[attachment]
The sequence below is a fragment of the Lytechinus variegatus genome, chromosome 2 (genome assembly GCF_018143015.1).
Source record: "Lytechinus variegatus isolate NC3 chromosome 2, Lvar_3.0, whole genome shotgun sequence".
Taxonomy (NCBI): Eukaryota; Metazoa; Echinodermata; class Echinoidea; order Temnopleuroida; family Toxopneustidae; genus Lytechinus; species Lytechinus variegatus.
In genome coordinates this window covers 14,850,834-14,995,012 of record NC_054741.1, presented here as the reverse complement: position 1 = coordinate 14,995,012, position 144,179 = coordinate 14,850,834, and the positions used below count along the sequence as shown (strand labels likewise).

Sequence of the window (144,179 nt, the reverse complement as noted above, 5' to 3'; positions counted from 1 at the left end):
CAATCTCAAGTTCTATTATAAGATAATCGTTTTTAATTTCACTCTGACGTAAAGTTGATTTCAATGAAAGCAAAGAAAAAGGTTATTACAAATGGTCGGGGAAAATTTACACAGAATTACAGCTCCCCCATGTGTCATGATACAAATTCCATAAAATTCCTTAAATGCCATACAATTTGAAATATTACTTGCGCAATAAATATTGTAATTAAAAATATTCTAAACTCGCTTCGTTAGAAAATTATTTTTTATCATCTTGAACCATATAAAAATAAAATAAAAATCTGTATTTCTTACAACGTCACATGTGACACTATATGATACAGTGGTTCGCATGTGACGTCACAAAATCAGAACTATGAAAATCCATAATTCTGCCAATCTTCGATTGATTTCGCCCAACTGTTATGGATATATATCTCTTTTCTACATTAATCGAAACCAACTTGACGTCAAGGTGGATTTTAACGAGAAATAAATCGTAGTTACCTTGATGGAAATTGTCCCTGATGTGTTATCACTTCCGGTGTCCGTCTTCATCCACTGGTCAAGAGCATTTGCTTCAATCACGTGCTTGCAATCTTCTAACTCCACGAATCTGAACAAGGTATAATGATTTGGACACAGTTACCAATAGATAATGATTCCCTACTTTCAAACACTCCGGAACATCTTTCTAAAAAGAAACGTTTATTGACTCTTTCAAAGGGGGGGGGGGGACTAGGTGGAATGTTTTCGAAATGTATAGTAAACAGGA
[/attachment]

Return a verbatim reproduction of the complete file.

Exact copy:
The sequence below is a fragment of the Lytechinus variegatus genome, chromosome 2 (genome assembly GCF_018143015.1).
Source record: "Lytechinus variegatus isolate NC3 chromosome 2, Lvar_3.0, whole genome shotgun sequence".
Taxonomy (NCBI): Eukaryota; Metazoa; Echinodermata; class Echinoidea; order Temnopleuroida; family Toxopneustidae; genus Lytechinus; species Lytechinus variegatus.
In genome coordinates this window covers 14,850,834-14,995,012 of record NC_054741.1, presented here as the reverse complement: position 1 = coordinate 14,995,012, position 144,179 = coordinate 14,850,834, and the positions used below count along the sequence as shown (strand labels likewise).

Sequence of the window (144,179 nt, the reverse complement as noted above, 5' to 3'; positions counted from 1 at the left end):
CAATCTCAAGTTCTATTATAAGATAATCGTTTTTAATTTCACTCTGACGTAAAGTTGATTTCAATGAAAGCAAAGAAAAAGGTTATTACAAATGGTCGGGGAAAATTTACACAGAATTACAGCTCCCCCATGTGTCATGATACAAATTCCATAAAATTCCTTAAATGCCATACAATTTGAAATATTACTTGCGCAATAAATATTGTAATTAAAAATATTCTAAACTCGCTTCGTTAGAAAATTATTTTTTATCATCTTGAACCATATAAAAATAAAATAAAAATCTGTATTTCTTACAACGTCACATGTGACACTATATGATACAGTGGTTCGCATGTGACGTCACAAAATCAGAACTATGAAAATCCATAATTCTGCCAATCTTCGATTGATTTCGCCCAACTGTTATGGATATATATCTCTTTTCTACATTAATCGAAACCAACTTGACGTCAAGGTGGATTTTAACGAGAAATAAATCGTAGTTACCTTGATGGAAATTGTCCCTGATGTGTTATCACTTCCGGTGTCCGTCTTCATCCACTGGTCAAGAGCATTTGCTTCAATCACGTGCTTGCAATCTTCTAACTCCACGAATCTGAACAAGGTATAATGATTTGGACACAGTTACCAATAGATAATGATTCCCTACTTTCAAACACTCCGGAACATCTTTCTAAAAAGAAACGTTTATTGACTCTTTCAAAGGGGGGGGGGGGACTAGGTGGAATGTTTTCGAAATGTATAGTAAACAGGA